How do you find your hive?

“Always search for your innermost nature in those you are with, as rose oil imbibes from roses.” Rumi

When you seek out friends or groups – your hive – what is it that draws you to them?

Over the years I’ve been fortunate enough to belong to poetry support/critique groups, whose members inspire and challenge me, who mirror and nurture my innermost creative nature. And in all of them found close, lasting friendships.

My first group came after my childhood dream of writing reawakened when I was a mom with three small children of my own. I was invited to apply to a weekend women’s artist retreat, with both visual artists and writers. From that weekend we women formed an artists’ group, meeting monthly to critique our work. It was fascinating to see how the visual artists saw our poetry on the page, helping with line breaks and white space. We poets in turn saw the poetry and rhythms in the art.

One of my current groups is the Thursday Night Poets. We tried to come up with a catchier name, but after being together for 10+ years, Thursday Night Poets stuck. The members and meeting places have changed during the 10 years, but the love of poetry and the remarkable work produced are constants. It was the Thursday Night Poets who collaborated for an exhibit of ekphrastic poetry several years ago, and we’re in the process of putting together another exhibit for later this year.

And then there are my Mountain Sister Poets.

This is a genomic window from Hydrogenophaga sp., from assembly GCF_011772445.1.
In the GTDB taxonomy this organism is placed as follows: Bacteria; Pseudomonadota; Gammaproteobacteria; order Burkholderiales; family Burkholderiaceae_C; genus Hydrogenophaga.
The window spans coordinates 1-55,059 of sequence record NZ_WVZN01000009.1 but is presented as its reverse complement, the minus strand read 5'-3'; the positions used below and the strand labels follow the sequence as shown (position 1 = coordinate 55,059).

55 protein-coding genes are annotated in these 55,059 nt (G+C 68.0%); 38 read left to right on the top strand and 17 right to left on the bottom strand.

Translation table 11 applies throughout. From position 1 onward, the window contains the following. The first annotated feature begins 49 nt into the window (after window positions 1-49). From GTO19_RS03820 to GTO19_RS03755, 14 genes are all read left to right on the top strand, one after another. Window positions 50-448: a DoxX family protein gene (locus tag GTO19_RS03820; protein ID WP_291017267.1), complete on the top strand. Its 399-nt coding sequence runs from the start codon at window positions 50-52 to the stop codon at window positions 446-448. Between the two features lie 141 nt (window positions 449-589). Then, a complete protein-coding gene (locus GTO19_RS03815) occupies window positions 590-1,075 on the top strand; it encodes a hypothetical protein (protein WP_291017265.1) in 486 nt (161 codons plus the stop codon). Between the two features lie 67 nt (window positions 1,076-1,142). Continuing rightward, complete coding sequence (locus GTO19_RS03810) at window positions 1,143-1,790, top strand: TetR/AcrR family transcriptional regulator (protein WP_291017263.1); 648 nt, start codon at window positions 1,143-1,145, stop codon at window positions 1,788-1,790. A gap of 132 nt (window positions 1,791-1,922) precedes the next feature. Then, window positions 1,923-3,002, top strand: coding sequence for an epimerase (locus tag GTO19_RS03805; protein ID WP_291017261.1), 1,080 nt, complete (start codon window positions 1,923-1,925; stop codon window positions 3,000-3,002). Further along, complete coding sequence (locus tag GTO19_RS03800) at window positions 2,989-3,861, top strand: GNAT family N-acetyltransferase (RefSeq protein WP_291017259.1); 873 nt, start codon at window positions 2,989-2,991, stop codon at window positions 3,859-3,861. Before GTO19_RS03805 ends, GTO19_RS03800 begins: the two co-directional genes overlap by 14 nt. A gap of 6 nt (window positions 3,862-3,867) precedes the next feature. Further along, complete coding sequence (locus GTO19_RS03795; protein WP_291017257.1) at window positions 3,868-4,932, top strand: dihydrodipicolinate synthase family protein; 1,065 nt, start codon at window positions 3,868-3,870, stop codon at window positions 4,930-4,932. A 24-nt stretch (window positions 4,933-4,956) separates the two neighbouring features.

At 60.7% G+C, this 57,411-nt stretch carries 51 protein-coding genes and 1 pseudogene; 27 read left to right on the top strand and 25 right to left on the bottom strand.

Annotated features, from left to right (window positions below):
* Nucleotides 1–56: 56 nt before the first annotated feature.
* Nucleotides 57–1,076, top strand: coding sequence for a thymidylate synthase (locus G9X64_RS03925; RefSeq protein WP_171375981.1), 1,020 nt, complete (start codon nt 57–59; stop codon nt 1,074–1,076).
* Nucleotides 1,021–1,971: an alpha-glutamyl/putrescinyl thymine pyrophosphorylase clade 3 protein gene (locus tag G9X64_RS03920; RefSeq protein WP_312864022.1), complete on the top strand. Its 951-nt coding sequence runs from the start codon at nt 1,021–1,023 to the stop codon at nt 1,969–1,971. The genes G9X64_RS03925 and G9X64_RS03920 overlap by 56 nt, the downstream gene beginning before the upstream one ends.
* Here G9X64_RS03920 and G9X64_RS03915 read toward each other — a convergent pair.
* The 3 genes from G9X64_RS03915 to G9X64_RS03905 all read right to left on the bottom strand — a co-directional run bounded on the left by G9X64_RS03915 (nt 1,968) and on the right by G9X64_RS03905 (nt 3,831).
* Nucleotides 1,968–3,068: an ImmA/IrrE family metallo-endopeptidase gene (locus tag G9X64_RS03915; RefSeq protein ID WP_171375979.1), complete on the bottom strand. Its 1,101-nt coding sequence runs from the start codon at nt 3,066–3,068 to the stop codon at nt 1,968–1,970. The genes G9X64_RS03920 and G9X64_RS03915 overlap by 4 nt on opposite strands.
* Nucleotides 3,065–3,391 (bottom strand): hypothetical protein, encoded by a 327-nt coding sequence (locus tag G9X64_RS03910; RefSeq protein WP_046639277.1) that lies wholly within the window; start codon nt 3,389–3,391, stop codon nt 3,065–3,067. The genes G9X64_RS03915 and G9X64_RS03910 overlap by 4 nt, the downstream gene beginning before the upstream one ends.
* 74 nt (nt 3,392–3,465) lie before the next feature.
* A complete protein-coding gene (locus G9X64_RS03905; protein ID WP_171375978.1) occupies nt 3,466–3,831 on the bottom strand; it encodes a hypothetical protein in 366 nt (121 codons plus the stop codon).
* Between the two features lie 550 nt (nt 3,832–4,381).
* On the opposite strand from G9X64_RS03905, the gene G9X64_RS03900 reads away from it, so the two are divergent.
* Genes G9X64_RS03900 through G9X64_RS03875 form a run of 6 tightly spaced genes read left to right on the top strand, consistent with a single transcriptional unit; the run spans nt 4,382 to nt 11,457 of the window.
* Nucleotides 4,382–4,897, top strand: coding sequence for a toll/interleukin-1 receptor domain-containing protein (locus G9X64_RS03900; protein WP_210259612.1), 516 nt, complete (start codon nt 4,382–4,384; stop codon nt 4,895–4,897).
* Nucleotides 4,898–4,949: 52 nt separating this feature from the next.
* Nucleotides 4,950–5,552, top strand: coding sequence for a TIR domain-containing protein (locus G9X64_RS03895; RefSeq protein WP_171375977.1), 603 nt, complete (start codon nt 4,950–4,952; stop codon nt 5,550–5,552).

Dee, Laurie, Sue and I met 6 years ago when the four of us attended a week-long poetry workshop, led by then NC Poet Laureate Joseph Bathanti. We were the only four in the class and there was an immediate and spiritual connection. Sue lives in Tennessee, Dee in Hillsboro, NC, Laurie in Asheville, NC and I’m in SC. so we can’t exactly meet monthly! But within days of leaving the workshop we began emailing poems to each other to critique, and that has continued.

Starting Wednesday I’ll be in retreat with these three poets for our 5th annual gathering. Hubby once asked what we’d do if it rained for the 2 to 3 days we’re in the mountains and we couldn’t go anywhere. I thought the question a bit silly. I told him we’d do what we always did – we’d write.

We each bring poems we’ve written or worked on over the year, as well as a couple prompts apiece to generate new work. We always leave with 10 – 12 new poems started.

And with these views, inspiration is just outside our door.





Whether a poet or not, where or how do you find your hive?

Photos were taken at The Mast Farm Inn.

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